Entranced by a Transit – Cassini Views Dione as it Crosses the Face of Saturn

New Image of Saturn's Moon Dione Crossing the Face of Saturn

Saturn’s moon Dione. Credit: NASA/JPL-Caltech/Space Science Institute

The Cassini Spacecraft views the moon Dione as it transits Saturn.

Saturn’s moon Dione crosses the face of the giant planet in this view, a phenomenon astronomers call a transit. Transits play an important role in astronomy and can be used to study the orbits of planets and their atmospheres, both in our solar system and in others.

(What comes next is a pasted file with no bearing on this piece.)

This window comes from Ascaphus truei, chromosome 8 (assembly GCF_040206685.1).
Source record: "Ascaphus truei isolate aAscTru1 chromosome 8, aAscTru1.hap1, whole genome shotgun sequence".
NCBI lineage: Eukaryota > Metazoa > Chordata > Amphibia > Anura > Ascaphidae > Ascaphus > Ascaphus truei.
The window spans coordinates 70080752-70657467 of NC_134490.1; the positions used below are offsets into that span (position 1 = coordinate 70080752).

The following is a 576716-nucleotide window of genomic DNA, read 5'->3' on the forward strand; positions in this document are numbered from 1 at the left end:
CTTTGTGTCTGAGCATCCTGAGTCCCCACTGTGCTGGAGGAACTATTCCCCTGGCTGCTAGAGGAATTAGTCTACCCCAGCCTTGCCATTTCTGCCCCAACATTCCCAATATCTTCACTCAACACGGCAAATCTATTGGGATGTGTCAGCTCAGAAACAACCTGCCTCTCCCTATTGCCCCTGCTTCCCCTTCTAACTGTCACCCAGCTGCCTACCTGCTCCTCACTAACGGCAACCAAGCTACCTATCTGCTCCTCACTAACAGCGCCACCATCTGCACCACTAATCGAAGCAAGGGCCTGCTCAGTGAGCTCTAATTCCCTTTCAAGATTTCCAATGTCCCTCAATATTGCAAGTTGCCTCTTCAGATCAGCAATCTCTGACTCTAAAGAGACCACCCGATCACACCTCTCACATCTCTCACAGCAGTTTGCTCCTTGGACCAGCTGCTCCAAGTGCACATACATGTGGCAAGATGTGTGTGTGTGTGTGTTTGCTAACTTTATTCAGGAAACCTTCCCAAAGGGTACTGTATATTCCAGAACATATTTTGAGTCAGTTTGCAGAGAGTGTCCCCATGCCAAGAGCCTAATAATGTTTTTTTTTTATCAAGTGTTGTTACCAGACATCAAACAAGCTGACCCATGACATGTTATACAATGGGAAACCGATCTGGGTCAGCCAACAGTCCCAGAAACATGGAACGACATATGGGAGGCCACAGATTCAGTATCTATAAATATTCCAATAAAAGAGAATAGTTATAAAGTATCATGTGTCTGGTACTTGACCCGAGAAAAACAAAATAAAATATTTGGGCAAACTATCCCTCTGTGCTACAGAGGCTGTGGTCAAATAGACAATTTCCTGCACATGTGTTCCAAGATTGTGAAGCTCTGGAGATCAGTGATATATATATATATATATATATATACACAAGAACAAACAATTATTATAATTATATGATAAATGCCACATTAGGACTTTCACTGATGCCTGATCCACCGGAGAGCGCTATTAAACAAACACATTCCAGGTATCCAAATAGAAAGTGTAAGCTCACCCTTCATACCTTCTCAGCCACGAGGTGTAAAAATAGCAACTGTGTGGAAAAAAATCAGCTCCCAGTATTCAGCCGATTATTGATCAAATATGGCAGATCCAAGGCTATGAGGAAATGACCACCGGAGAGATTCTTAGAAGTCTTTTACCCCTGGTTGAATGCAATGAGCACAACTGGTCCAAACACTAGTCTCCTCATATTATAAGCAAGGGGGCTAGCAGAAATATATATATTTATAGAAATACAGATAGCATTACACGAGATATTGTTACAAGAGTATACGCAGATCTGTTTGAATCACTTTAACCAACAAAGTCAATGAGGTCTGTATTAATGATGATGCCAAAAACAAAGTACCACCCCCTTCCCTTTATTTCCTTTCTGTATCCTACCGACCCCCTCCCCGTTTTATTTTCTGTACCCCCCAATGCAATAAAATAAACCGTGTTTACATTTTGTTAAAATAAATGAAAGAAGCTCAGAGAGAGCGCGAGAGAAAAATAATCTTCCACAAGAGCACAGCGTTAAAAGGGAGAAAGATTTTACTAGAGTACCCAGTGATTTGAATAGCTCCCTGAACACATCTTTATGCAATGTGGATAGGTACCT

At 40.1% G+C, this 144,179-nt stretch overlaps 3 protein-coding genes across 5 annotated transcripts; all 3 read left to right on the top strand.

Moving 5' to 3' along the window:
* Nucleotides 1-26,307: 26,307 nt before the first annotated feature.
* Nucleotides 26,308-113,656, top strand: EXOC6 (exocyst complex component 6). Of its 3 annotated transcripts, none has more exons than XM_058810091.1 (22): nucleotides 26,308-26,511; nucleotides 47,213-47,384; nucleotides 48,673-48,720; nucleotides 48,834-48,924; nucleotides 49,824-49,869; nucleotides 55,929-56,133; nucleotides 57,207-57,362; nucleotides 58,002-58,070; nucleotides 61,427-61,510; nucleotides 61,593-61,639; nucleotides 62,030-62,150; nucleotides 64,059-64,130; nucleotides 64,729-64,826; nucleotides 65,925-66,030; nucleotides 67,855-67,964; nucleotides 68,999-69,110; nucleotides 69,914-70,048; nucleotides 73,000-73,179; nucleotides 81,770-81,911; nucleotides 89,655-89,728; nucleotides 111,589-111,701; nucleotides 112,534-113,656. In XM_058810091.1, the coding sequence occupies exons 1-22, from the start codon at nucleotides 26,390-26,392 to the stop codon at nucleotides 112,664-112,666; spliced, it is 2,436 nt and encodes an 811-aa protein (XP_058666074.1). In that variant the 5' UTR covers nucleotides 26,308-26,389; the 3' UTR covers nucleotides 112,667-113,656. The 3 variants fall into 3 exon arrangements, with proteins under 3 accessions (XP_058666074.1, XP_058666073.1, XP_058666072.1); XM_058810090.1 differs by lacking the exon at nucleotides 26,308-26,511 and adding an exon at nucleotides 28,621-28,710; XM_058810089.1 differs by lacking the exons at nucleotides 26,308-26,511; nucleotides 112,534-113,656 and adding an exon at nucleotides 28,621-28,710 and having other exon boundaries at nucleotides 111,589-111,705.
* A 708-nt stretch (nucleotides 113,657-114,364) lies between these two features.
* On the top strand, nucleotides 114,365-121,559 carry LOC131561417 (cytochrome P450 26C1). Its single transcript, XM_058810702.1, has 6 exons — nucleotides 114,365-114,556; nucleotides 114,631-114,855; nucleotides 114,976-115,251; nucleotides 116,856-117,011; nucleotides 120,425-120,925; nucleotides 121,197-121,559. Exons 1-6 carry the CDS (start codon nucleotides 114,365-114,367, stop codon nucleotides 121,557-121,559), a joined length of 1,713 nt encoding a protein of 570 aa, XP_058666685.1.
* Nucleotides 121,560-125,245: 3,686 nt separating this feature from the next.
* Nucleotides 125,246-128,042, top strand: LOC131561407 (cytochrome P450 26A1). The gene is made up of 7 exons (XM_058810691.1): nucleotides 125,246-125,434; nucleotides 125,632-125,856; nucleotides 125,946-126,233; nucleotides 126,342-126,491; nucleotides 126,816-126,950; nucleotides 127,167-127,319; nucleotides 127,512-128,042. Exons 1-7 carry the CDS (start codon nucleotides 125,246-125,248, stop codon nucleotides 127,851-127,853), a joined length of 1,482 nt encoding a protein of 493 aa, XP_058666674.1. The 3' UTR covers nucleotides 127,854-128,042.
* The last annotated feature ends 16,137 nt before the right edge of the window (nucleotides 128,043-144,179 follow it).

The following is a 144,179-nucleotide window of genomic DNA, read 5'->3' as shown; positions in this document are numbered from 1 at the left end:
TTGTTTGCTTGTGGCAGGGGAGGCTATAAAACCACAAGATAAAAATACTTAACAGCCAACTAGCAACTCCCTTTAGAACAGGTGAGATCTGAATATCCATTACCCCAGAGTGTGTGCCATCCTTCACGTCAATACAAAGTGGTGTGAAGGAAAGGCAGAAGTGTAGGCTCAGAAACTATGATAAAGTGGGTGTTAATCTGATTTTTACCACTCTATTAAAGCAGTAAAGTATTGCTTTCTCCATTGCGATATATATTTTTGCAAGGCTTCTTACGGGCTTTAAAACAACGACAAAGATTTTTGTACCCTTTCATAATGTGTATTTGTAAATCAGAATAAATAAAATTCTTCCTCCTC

By carefully timing and observing transits in the Saturn system, like that of Dione (698 miles or 1123 kilometers across), scientists can more precisely determine the orbital parameters of Saturn’s moons.

This view looks toward the unilluminated side of the rings from about 0.3 degrees below the ring plane. The image was taken in visible green light with the Cassini spacecraft narrow-angle camera on May 21, 2015.

The view was acquired at a distance of approximately 1.4 million miles (2.3 million kilometers) from Saturn and at a Sun-Saturn-spacecraft, or phase, angle of 119 degrees. Image scale is 9 miles (14 kilometers) per pixel.

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